“Handling Mass Fatalities?

In light of recent events such as floods and stampedes, I have decided to be a little more introspective than usual by divulging a personal quirk of mine—when it comes to natural disasters (or manmade ones) that involve mass fatalities I go out of my way to avoid any news story on the subject. I don’t need to hear the same old stories they use for every event—stories so formulaic that I suspect there is a Microsoft Word patch with a News Story Wizard that only journalists know about.

I’m not the type of person that gets all warm and fuzzy inside because of some pathos-laden feel-good story when I know there are thousands of stories that ended in tragedy preceded by terror the likes of which no living person has ever experienced. Not to say that I sit around and dwell on the tragic outcomes, I just don’t want to be someone that can have a story about one person spared by fate overshadow a story about a thousand who weren’t.

I don’t give a rat’s ass about news stories filled with speculation about the economic impact on the global economy or the impact at the pump or on my wallet. Those issues are going to be what they are going to be. Discussing them is as pointless as two meteorologists arguing about the chance of rain a week from Thursday. There isn’t anything that you or I can do about the price of gas—unless you’ve secretly been sitting on a renewable energy resource waiting for just the right time to unveil it. If you are, I beg you to do so now—before I have to work a homicide where someone is shot while siphoning gas from a neighbor’s car. I’m sure it’s only a matter of time.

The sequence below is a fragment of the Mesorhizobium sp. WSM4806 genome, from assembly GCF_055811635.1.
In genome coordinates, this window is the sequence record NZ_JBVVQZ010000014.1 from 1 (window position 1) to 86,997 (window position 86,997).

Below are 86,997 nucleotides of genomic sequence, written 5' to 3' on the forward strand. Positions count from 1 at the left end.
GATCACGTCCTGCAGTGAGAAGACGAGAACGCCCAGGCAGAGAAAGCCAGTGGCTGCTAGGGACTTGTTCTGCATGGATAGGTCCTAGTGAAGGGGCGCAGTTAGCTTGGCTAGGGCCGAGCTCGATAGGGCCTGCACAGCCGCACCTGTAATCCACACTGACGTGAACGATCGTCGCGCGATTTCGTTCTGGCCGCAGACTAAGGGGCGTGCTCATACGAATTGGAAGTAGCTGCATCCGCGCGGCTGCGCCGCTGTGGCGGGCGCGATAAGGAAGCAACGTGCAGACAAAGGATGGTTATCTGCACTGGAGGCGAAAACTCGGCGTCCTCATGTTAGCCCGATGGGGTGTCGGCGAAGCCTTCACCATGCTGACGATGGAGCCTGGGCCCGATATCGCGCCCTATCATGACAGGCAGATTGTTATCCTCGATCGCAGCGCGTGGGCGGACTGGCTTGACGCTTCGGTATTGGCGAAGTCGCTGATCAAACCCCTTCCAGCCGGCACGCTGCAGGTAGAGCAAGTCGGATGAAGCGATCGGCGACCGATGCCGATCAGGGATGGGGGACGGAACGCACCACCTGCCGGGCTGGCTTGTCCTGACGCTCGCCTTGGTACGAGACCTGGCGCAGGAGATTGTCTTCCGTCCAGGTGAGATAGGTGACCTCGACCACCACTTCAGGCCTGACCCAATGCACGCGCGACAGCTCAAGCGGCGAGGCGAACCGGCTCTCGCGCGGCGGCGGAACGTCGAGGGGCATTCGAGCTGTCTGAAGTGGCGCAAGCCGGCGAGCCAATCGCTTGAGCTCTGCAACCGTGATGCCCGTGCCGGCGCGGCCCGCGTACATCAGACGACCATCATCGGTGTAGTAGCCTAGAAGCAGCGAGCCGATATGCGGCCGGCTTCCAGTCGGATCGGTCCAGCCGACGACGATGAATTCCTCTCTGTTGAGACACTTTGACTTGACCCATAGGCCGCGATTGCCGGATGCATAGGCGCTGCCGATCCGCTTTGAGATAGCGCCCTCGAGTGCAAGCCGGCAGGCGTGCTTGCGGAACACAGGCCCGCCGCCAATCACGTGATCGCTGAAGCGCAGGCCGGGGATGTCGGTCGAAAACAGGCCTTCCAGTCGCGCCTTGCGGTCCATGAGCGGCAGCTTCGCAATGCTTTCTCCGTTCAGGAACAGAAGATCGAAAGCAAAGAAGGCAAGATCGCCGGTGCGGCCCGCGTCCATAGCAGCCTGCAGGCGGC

There is however one aspect of all mass fatality events that I do pay attention to. I don’t even have to read a single article to follow the story—just keep my eye on the current headlines on the main page at Yahoo and sooner of later the body count begins to show up. I don’t follow the body count because of some morbid fascination or because I want to know how this disaster compares to others as though disasters should be compared as if they were major league ballplayers. I follow the body count because I have a professional appreciation for the monumental task facing those who are responsible for handling the fatalities.

In using the phrase “handling the fatalities,? I realize I’ve used the same misleading verbiage that I’ve often criticized the media for using. Many of the news stories in the coming days will genuinely pay tribute to the task of handling the fatalities, but few will discuss the reality of the situation because it’s a sensitive issue for viewers or readers. “Handling the fatalities? is so much more than simply finding them and moving them to an appropriate location. When considering the overall role of the coroners and medical examiners in a mass fatality, the “handling? can appear to be the easiest part.

(To be continued in next post…)


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